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VEG VAT transfer pricing paper

The European Commission to have further discussions on the possible VAT implications of transfer pricing

carolineheath 9 May 2018 No comments

The European Commission has issued a new working paper asking for the views of the VAT Committee on the subject of the possible VAT implications of transfer pricing rules.  This follows discussions on the matter within the VAT Expert Group (VEG) resulting in their adoption of a paper on the topic for discussion.  In this paper the VEG conclude that Transfer Pricing Adjustments (TPAs) should be treated as outside the scope of VAT where both parties have a full right to recover VAT.

The European Commission now wishes to hold an exchange of views within the VAT Committee based on the content of the VEG’s paper.

Background

In March 2017 the European Commission published its first working paper on the issue of whether transfer pricing rules could have VAT implications. Member States were requested to give their opinion on the issues raised in the paper – see our earlier blog article for further information.

Following an initial discussion within the VAT Committee, the issue was tabled for further discussion at a future meeting of the VEG. The VEG is a body that was set up to assist and advise the Commission on VAT matters. Having considered the subject in more detail, the VEG has produced its paper on the topic for discussion which includes a VAT analysis of the subject and their opinion on the correct VAT treatment of TPAs.

The Issue

The main issue the Commission was concerned about was whether a TPA could be seen as consideration given in exchange for a supply, and therefore potentially be subject to VAT.

The VEG’s Opinion

The VEG’s paper highlights that direct tax and VAT are conceptually totally different taxes.

TPAs are direct tax driven. The transfer pricing rules are aimed at ensuring that transactions within a multinational enterprise group are treated the same as under open market conditions, such that profits and losses are divided between the various jurisdictions in which the multinational enterprise operates in the same way they would have been if the transactions had taken place between unrelated third parties.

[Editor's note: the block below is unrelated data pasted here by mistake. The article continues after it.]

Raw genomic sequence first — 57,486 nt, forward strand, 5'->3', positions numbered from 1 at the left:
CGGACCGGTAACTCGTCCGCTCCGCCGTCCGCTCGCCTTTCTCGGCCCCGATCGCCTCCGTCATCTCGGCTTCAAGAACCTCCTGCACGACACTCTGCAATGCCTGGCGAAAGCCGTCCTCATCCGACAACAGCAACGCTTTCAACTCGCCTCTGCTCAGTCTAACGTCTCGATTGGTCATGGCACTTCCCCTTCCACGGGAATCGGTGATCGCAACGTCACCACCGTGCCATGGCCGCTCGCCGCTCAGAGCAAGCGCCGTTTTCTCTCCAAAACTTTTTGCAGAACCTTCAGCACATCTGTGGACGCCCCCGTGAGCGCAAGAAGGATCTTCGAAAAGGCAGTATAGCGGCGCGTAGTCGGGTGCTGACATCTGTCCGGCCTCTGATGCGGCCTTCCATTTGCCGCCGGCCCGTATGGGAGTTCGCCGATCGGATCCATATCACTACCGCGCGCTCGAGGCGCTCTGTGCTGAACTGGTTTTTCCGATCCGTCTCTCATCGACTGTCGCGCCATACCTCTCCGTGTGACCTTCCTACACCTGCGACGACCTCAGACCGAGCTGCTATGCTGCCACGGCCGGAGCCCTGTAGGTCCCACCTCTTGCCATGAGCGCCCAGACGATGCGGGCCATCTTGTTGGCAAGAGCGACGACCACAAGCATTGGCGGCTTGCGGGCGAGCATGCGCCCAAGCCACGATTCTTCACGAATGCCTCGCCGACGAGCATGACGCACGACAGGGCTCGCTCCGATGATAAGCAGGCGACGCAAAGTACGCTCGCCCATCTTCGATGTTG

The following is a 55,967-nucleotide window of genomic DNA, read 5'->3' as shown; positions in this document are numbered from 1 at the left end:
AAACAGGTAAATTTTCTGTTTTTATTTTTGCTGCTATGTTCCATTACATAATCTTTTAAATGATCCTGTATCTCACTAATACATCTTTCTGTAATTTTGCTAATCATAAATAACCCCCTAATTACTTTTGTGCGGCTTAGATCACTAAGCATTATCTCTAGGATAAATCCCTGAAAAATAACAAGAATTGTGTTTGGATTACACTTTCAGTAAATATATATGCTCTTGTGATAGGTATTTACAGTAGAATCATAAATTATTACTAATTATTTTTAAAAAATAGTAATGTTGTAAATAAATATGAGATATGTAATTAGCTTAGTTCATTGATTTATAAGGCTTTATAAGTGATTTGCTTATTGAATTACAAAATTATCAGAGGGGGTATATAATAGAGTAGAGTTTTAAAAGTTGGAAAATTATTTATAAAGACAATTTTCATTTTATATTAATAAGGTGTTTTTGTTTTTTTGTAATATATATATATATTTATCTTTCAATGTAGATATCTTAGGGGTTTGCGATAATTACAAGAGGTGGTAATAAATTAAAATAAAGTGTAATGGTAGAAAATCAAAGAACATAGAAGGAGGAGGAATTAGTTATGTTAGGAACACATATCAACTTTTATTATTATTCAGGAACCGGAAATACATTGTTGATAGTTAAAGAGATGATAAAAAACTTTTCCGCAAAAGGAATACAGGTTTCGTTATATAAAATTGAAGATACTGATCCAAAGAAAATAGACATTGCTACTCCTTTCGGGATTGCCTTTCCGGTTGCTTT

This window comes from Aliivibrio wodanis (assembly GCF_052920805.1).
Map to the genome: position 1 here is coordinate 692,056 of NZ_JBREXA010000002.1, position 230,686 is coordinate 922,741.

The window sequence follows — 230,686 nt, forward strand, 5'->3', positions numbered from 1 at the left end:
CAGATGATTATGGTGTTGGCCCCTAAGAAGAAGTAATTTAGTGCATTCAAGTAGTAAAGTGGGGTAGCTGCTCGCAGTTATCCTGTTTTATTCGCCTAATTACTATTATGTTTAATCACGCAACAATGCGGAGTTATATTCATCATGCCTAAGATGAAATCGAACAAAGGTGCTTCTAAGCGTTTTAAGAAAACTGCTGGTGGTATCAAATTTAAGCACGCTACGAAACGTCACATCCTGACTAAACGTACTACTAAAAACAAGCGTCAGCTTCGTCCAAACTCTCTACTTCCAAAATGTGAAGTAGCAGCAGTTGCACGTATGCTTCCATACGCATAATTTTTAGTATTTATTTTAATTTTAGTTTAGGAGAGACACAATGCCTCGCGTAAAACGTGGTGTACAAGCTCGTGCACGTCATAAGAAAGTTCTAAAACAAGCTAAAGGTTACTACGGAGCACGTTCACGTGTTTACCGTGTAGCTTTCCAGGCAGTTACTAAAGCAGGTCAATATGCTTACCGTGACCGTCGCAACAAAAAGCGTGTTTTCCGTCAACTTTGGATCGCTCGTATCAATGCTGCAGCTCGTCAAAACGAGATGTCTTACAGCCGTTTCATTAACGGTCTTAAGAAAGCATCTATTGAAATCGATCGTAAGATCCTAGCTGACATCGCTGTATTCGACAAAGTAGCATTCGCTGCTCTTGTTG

VAT on the other hand is a transaction based tax, with businesses merely acting as tax collector and the VAT being borne by the final consumer.

A TPA carried out for corporation tax purposes to replicate open market conditions does not usually result in an adjustment in the consideration for any supply. This is despite a profit adjustment possibly being an indirect consequence of goods being bought or sold, and other kinds of costs being incurred.

The VEG’s view is that, the VAT neutrality principle should be recognised when defining the VAT treatment of a TPA. Under this principle, neither businesses nor tax administrations should suffer negative consequences from the proposed treatment (although exceptions can apply, for example when there is an abuse of law).

In summary, the VEG’s opinion is that:

  • TPAs should be considered as outside the scope of VAT where both parties have a full right to recover VAT, accordingly they have recommended a simplification practice be adopted by the Member States,
  • it is only when one of the traders does not have a full right of recovery, that TPAs might require a VAT adjustment if there is a sufficiently direct link between any payments resulting from an adjustment and specific supplies,
  • TPAs resulting from a tax audit should always be treated as outside of the scope of VAT unless the parties agree to change the consideration.

Simplification Practice

Unless it has been otherwise contractually agreed, the VEG recommends treating all types of TPAs as outside the scope of VAT for B2B transactions where all parties have a full right to deduct VAT.

In the VEG’s opinion, TPAs do not lead to a new taxable transaction nor do they adjust a past transaction. TPAs should not be and, generally, can’t be directly linked to a previous transaction. Therefore, unless there is a contractual provision requiring a modification in the consideration originally due, even where a direct link can arguably be established TPAs should in practice be considered to be outside scope of VAT, where both parties are taxable persons with the full right to deduct VAT.

No negative consequences where the taxable basis for VAT should be amended

The VEG concludes that TPAs should not have adverse VAT impacts on businesses.

Even if adjustments are required for VAT purposes these should not lead to the application of:

  • penalties,
  • late payment interest, and
  • if the adjustment is within the scope of VAT, the statute of limitations should be the same for the payment of VAT and the right to refund/or deduct VAT due that arises from the adjustment.

What does this mean for businesses?

If the VAT Committee agree with the VEG’s opinion then this would be good news for businesses as in most cases TPAs would not be subject to VAT.

Businesses should continue to monitor the issue and look out for further information on the matter following the exchange of views within the VAT Committee.

We will of course keep you up to date with new developments as they arise in future blog articles.